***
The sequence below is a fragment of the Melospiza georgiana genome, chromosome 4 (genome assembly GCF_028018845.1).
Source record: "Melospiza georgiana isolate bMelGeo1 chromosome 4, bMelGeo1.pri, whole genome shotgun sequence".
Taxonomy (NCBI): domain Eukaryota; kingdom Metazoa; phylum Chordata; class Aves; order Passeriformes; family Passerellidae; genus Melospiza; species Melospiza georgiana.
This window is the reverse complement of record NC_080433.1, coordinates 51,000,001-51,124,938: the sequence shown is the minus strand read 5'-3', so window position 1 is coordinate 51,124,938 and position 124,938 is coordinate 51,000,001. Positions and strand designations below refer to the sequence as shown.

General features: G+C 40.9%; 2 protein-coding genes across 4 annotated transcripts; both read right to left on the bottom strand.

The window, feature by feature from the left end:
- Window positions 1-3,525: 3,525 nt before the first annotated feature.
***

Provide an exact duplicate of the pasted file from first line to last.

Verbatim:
The sequence below is a fragment of the Melospiza georgiana genome, chromosome 4 (genome assembly GCF_028018845.1).
Source record: "Melospiza georgiana isolate bMelGeo1 chromosome 4, bMelGeo1.pri, whole genome shotgun sequence".
Taxonomy (NCBI): domain Eukaryota; kingdom Metazoa; phylum Chordata; class Aves; order Passeriformes; family Passerellidae; genus Melospiza; species Melospiza georgiana.
This window is the reverse complement of record NC_080433.1, coordinates 51,000,001-51,124,938: the sequence shown is the minus strand read 5'-3', so window position 1 is coordinate 51,124,938 and position 124,938 is coordinate 51,000,001. Positions and strand designations below refer to the sequence as shown.

General features: G+C 40.9%; 2 protein-coding genes across 4 annotated transcripts; both read right to left on the bottom strand.

The window, feature by feature from the left end:
- Window positions 1-3,525: 3,525 nt before the first annotated feature.